Author Topic: Using less yeast in unstable temps  (Read 998 times)

0 Members and 1 Guest are viewing this topic.

Offline Apizz

  • Registered User
  • Posts: 15
  • I Love Pizza!
Using less yeast in unstable temps
« on: November 07, 2006, 01:52:53 PM »
Hi everyone,

I was just reading a post http://www.pizza.it/forum/pizza/ShowMessage.asp?ID=39299  about a dough recipe for Neapolitan pizza.  it's in Italian, and I my Italian is far from perfect, but I did understand that the author is saying that the dough should not be fermented in the fridge, it should be left at room temp, although key is to keep the temp constant, which the author recommends to be 18 degrees celcius.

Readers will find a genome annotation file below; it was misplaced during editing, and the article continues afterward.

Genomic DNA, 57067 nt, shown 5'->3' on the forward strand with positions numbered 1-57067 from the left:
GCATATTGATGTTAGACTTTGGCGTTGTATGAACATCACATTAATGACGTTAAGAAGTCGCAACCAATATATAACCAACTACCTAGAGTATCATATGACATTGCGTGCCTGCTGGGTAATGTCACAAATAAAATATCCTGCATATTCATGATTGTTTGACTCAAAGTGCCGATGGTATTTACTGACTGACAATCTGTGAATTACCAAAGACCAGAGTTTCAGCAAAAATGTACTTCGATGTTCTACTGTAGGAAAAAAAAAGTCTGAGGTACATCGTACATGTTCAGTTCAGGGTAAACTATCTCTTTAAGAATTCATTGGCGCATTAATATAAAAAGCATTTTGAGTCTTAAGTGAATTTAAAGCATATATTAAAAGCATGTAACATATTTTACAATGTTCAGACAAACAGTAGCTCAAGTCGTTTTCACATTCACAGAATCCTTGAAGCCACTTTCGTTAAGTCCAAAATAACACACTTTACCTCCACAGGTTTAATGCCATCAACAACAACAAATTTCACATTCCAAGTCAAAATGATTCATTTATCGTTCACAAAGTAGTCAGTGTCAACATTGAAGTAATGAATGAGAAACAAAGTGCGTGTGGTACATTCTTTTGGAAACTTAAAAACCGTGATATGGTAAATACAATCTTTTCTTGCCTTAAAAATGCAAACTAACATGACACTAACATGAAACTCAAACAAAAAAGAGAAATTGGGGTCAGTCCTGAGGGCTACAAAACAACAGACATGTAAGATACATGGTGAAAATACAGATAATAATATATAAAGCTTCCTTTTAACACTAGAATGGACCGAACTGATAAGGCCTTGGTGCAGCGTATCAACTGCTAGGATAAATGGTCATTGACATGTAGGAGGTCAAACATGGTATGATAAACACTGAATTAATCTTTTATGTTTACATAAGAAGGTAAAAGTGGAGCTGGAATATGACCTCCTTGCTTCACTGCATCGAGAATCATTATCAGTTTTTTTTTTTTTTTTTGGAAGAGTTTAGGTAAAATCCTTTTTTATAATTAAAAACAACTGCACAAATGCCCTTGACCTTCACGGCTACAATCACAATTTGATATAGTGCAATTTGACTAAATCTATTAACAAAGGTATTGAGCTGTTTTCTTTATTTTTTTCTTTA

He is also saying that if it is not possible to keep a constant temp during the fermentation in room temp, then it's better to reduce the amount of yeast in the dough.  Has anyone experimented witht he amounts of yeast in that way?

« Last Edit: November 07, 2006, 01:57:35 PM by Apizz »


Offline Pete-zza

  • Lifetime Member
  • Global Moderator
  • *
  • Posts: 22299
  • Location: Texas
  • Always learning
Re: Using less yeast in unstable temps
« Reply #1 on: November 07, 2006, 03:36:17 PM »
Apizz,

I used the Google translator and it appears that what you said is correct. However, I believe the advice to use less yeast was intended for one of the posters (Nina) who apparently lives in Arizona where room temperatures can easily be higher than 18 degrees C (around 64 degrees F). If the poster lived in a very cold climate, the advice could have been to use more yeast.

I frequently adjust yeast quantity based on time of year (e.g., summer versus winter), but I also adjust hydration, salt, and water temperature, for the same reason.

Peter


 

pizzapan